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Cover Complete Criminal Law

8. Non-fatal offences against the person  

This chapter discusses the provisions of criminal law for non-fatal offences against the person in England and Wales, which include assault, battery, malicious wounding, grievous bodily harm, and racially and religiously aggravated assaults. It examines the distinctions between these major offences against the person and discusses their actus reus and mens rea elements. The chapter evaluates the use of consent and lawful chastisement in legal defence, analyses the relevant provisions of the Protection from Harassment Act 1997 and the offences of coercive control and strangulation, and reviews recent reform proposals. It also provides examples of related cases and comments on the bases of court decisions on each of them.

Chapter

Cover Smith, Hogan, and Ormerod's Criminal Law

24. Blackmail and related offences  

David Ormerod and Karl Laird

This chapter deals with blackmail and related offences. The crime of blackmail involves making any unwarranted demand with menaces. Blackmail initially appears to have been coextensive with robbery and attempted robbery, but has since embraced more subtle methods of extortion. The law is currently set out in s 21 of the Theft Act 1968. This chapter considers unwarranted demand, the paradox of blackmail, the requirement of a view to gain or intent to cause loss, unlawful harassment of debtors and other offences based on threats including threats to kill, threats to damage property, threats of food terrorism, demanding payment for unsolicited goods with threats, robbery, assaults, threats of violence for the purpose of securing entry to premises and sending malicious communications.

Chapter

Cover Smith, Hogan, and Ormerod's Criminal Law

31. Offences against public order (additional chapter)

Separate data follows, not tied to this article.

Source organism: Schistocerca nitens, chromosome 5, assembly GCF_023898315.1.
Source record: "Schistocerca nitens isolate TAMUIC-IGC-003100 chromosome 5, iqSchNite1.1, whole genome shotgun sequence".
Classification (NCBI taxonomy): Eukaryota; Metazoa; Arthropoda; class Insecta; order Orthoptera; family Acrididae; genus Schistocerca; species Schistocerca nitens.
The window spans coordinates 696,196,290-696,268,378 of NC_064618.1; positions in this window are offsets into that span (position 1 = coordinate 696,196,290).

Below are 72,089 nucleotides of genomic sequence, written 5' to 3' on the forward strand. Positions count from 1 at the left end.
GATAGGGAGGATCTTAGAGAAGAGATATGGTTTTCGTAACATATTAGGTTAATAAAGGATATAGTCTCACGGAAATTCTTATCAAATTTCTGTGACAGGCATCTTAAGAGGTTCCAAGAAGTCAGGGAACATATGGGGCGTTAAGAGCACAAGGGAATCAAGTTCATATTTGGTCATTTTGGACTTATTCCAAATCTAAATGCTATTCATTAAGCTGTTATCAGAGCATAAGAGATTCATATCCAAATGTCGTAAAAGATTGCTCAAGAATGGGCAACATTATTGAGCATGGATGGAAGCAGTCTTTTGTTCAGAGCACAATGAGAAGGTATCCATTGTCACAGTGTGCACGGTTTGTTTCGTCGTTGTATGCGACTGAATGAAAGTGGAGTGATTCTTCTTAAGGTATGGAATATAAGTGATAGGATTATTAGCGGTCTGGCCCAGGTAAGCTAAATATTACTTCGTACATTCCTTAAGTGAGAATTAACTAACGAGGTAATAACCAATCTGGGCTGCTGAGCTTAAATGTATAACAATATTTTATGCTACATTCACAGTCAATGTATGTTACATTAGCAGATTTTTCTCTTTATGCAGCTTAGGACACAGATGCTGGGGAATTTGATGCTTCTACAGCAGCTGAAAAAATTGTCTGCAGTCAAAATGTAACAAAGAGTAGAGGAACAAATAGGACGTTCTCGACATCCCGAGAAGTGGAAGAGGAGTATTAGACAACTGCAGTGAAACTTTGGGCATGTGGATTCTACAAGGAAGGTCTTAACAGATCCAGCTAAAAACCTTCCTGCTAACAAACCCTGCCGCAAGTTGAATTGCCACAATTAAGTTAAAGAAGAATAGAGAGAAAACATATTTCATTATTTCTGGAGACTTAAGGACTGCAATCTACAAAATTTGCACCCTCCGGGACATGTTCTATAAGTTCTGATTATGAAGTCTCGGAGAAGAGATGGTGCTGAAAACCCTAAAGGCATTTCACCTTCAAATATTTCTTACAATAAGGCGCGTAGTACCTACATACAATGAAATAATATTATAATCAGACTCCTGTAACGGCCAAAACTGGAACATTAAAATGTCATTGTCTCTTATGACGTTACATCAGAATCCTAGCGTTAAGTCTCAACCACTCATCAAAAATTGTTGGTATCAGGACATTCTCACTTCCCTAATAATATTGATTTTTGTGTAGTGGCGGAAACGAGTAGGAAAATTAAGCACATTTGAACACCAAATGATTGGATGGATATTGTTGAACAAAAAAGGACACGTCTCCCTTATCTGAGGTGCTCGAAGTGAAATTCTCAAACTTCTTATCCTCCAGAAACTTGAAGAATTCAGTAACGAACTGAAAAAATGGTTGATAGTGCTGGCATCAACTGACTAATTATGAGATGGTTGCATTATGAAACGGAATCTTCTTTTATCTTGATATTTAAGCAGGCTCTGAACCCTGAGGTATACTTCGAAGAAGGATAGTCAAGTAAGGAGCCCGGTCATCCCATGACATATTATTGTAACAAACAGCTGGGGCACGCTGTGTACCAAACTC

David Ormerod and Karl Laird

The Public Order Act 1986 is the principal source of public order offences. These are riot, violent disorder and affray, along with inducing fear of violence and behaviour likely to cause harassment, alarm or distress. Some of the offences in the 1986 Act may be committed in private, but their public order foundations are paramount and these offences should not be treated as merely additional offences against the person. This chapter deals with offences against public order. It also considers harassment, alarm or distress, racially aggravated public order offences and acts intended or likely to incite racial or religious hatred and hatred on the grounds of sexual orientation. The chapter concludes by looking at public nuisance and vicarious liability.

Chapter

Cover Smith, Hogan, and Ormerod's Criminal Law

16. Non-fatal offences against the person  

David Ormerod and Karl Laird

This chapter focuses on non-fatal offences against the person, including assault and battery, wounding and inflicting grievous bodily harm, poisoning offences, kidnapping, harassment and possession and use of offensive weapons. The chapter also discusses defences to assault and battery including consent and lawful chastisement, in addition to the Law Commission’s Report on reforming offences against the person. The discussion includes a detailed analysis of the relevant statutory offences including the Offences Against the Person Act 1861 and the Protection from Harassment Act 1997. It also considers coercive control as well as racially or religiously aggravated versions of the relevant offences.